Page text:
Moving from free to $5 per month will lose us some listeners.  We know that.  We feel we’ve only a certain amount of time to show the industry that putting the artist first is better for their bottom line before they respond.  We feel we have a two-to-three-year window to really dominate before either some saturation weakens our play or an acquisition of the brand occurs, which is our exit strategy. We need less than 0.1% of the market and only about .2% of those listeners we already have to pay monthly.  Sales cycles are immediate though in any subscription model you will have attrition.  We’ve factored in a very low audience conversion rate to address that reality.

Uniqueness and Competition

With the unique content we’ve developed, being focused on the interaction of the Masters we play and the fans that love them, we offer a more fully formed value proposition than just the stream of new music with which we started.  Our video interviews, unique events, partner provided technology to enhance the music experience and our playlists take use beyond the scope of other streaming services. Our support by the artist community is a hard-won reputation and would be difficult to duplicate.

We have a program to compensate an advisory board so that we can draw from the wisdom and connections our board has.  The founding team will leverage this to keep us ahead of our sector as a competitive advantage and to help us remain agile in how we spend our marketing dollars, our operational capacity and our product and service roadmap to be always ahead of what has always been a pretty slow to adoption industry.  With advisors in the radio, recording and distribution, media and music industries we will always look to them for quarterly check in conversations about what the leadership team must start, stop and continue to ensure they are always at an effective value providing and competitive level.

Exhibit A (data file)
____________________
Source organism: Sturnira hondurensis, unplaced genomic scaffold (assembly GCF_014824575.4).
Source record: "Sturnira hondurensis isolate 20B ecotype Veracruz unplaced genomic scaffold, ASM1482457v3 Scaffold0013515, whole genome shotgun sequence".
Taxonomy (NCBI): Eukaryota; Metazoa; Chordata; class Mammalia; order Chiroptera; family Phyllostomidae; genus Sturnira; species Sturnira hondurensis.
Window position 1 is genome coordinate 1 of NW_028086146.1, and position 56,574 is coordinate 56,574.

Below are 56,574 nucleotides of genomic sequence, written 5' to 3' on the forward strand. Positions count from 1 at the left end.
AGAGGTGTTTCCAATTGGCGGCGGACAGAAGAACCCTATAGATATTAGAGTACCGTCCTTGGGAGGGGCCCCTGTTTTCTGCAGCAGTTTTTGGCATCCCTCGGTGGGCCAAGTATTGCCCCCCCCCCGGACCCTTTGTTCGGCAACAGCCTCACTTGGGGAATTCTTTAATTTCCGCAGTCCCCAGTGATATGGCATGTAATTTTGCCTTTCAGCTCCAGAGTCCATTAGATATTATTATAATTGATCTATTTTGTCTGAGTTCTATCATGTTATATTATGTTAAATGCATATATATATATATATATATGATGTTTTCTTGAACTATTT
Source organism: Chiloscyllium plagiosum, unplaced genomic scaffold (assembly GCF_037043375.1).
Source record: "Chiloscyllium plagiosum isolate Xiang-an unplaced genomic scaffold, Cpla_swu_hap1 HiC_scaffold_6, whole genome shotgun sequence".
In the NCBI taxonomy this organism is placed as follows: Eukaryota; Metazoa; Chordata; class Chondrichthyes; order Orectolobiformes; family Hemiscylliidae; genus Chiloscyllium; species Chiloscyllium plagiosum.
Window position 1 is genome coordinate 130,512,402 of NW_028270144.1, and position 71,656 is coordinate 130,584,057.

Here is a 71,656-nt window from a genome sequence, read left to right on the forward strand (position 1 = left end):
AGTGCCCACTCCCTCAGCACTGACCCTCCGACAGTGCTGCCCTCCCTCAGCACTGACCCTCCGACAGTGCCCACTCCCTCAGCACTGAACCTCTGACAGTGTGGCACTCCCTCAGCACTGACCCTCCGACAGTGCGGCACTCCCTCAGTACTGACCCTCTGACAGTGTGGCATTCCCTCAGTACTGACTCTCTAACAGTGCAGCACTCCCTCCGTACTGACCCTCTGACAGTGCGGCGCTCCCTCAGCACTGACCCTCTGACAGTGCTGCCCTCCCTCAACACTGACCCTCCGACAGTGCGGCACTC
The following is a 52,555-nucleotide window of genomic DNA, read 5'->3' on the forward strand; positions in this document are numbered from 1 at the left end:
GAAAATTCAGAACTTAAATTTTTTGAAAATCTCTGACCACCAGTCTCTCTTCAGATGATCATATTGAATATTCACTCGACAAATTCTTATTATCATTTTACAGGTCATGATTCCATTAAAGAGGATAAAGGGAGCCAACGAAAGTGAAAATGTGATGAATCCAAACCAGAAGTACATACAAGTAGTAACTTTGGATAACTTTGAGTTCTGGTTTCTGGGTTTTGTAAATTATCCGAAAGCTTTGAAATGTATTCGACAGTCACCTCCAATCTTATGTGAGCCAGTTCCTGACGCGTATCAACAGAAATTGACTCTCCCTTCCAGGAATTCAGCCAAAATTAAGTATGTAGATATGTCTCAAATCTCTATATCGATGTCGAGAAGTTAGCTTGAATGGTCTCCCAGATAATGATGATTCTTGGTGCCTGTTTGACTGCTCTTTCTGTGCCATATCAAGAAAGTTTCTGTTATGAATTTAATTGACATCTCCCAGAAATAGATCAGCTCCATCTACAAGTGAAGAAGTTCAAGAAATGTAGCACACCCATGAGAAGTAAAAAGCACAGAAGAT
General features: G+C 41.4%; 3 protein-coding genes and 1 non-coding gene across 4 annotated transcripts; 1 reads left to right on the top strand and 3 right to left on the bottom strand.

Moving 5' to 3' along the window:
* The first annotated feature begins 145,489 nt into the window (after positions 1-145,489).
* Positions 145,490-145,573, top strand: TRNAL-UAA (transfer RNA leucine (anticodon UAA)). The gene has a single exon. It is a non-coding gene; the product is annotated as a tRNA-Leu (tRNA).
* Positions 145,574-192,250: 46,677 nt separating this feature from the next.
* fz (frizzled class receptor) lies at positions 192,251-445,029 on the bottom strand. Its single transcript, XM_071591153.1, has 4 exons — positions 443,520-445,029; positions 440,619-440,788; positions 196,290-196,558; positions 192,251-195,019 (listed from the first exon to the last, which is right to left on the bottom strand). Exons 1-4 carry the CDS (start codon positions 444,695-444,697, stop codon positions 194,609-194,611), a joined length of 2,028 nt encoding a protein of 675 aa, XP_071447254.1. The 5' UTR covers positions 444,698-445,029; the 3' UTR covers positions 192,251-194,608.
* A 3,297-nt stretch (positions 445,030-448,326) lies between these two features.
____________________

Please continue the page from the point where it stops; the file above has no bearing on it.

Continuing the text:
It’s always hard to get people to pay for music they like in an online environment.  It’s the biggest reason we deliberately expanded our revenue producing efforts so that we’re not relying on a fickle market.  We also deliberately did not seek funding until we hit the milestones, we have to assure investors we have a strong marketing awareness and now, with 100 million pairs of eyeballs on the site we are 40% ahead of the next closest social platform, Rolling Stone.  Like them, we’ll see a dip as we transition from all our unique content being free to being behind a paywall though our pricing puts us in an advantageous place compared to other streaming services.  We can charge less to subscribers and give more to artists because of our other paths to revenue and our extremely low costs.  Sales cycles are not really a concern beyond our building into our projections a six-month buildup of ad buys and subscriber onboarding as people learn who we are.

Market Size and Market Opportunity

In the Market Analysis section the first paragraph is a top-down and the next paragraph is closer to a bottom up assessment of our likely market.  In that we can see the actual size of our audience, not just the industries and we’ve established not only a conservative conversion rate but one validated by the historic performance of similar businesses.